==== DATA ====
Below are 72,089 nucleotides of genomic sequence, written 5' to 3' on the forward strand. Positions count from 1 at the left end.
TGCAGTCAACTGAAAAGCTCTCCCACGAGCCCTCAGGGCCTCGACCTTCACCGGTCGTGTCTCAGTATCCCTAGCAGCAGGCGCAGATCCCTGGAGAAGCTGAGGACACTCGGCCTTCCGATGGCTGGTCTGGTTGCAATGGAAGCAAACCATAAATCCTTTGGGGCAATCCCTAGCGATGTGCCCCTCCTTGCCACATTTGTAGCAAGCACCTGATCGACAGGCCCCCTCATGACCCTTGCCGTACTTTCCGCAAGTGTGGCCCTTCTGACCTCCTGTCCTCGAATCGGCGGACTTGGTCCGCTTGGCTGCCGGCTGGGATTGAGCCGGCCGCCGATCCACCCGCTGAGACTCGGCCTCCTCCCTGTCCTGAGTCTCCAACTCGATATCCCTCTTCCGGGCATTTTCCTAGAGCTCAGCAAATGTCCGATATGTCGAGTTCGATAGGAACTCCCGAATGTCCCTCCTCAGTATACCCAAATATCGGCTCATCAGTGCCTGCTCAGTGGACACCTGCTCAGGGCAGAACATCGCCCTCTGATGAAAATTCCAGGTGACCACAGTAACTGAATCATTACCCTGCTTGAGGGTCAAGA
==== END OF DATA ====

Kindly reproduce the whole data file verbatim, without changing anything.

Below are 72,089 nucleotides of genomic sequence, written 5' to 3' on the forward strand. Positions count from 1 at the left end.
TGCAGTCAACTGAAAAGCTCTCCCACGAGCCCTCAGGGCCTCGACCTTCACCGGTCGTGTCTCAGTATCCCTAGCAGCAGGCGCAGATCCCTGGAGAAGCTGAGGACACTCGGCCTTCCGATGGCTGGTCTGGTTGCAATGGAAGCAAACCATAAATCCTTTGGGGCAATCCCTAGCGATGTGCCCCTCCTTGCCACATTTGTAGCAAGCACCTGATCGACAGGCCCCCTCATGACCCTTGCCGTACTTTCCGCAAGTGTGGCCCTTCTGACCTCCTGTCCTCGAATCGGCGGACTTGGTCCGCTTGGCTGCCGGCTGGGATTGAGCCGGCCGCCGATCCACCCGCTGAGACTCGGCCTCCTCCCTGTCCTGAGTCTCCAACTCGATATCCCTCTTCCGGGCATTTTCCTAGAGCTCAGCAAATGTCCGATATGTCGAGTTCGATAGGAACTCCCGAATGTCCCTCCTCAGTATACCCAAATATCGGCTCATCAGTGCCTGCTCAGTGGACACCTGCTCAGGGCAGAACATCGCCCTCTGATGAAAATTCCAGGTGACCACAGTAACTGAATCATTACCCTGCTTGAGGGTCAAGA